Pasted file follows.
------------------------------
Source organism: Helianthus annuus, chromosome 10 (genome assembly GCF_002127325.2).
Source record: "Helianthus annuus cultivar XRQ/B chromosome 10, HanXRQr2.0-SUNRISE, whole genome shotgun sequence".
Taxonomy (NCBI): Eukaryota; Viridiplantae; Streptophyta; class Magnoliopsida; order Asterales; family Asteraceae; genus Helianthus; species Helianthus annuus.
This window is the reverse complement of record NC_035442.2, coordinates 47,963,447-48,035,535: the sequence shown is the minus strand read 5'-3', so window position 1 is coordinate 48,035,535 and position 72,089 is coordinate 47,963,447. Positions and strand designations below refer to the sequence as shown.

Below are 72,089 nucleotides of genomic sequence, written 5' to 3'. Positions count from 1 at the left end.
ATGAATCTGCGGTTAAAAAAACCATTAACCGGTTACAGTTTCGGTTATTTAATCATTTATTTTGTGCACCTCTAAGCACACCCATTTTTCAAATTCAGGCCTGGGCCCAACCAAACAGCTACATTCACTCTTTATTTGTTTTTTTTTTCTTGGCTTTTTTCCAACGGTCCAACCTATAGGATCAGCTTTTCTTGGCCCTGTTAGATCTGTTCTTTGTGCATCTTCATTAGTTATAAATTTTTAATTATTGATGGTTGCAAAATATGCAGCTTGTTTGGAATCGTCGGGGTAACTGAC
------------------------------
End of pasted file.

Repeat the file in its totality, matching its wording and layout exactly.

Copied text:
Source organism: Helianthus annuus, chromosome 10 (genome assembly GCF_002127325.2).
Source record: "Helianthus annuus cultivar XRQ/B chromosome 10, HanXRQr2.0-SUNRISE, whole genome shotgun sequence".
Taxonomy (NCBI): Eukaryota; Viridiplantae; Streptophyta; class Magnoliopsida; order Asterales; family Asteraceae; genus Helianthus; species Helianthus annuus.
This window is the reverse complement of record NC_035442.2, coordinates 47,963,447-48,035,535: the sequence shown is the minus strand read 5'-3', so window position 1 is coordinate 48,035,535 and position 72,089 is coordinate 47,963,447. Positions and strand designations below refer to the sequence as shown.

Below are 72,089 nucleotides of genomic sequence, written 5' to 3'. Positions count from 1 at the left end.
ATGAATCTGCGGTTAAAAAAACCATTAACCGGTTACAGTTTCGGTTATTTAATCATTTATTTTGTGCACCTCTAAGCACACCCATTTTTCAAATTCAGGCCTGGGCCCAACCAAACAGCTACATTCACTCTTTATTTGTTTTTTTTTTCTTGGCTTTTTTCCAACGGTCCAACCTATAGGATCAGCTTTTCTTGGCCCTGTTAGATCTGTTCTTTGTGCATCTTCATTAGTTATAAATTTTTAATTATTGATGGTTGCAAAATATGCAGCTTGTTTGGAATCGTCGGGGTAACTGAC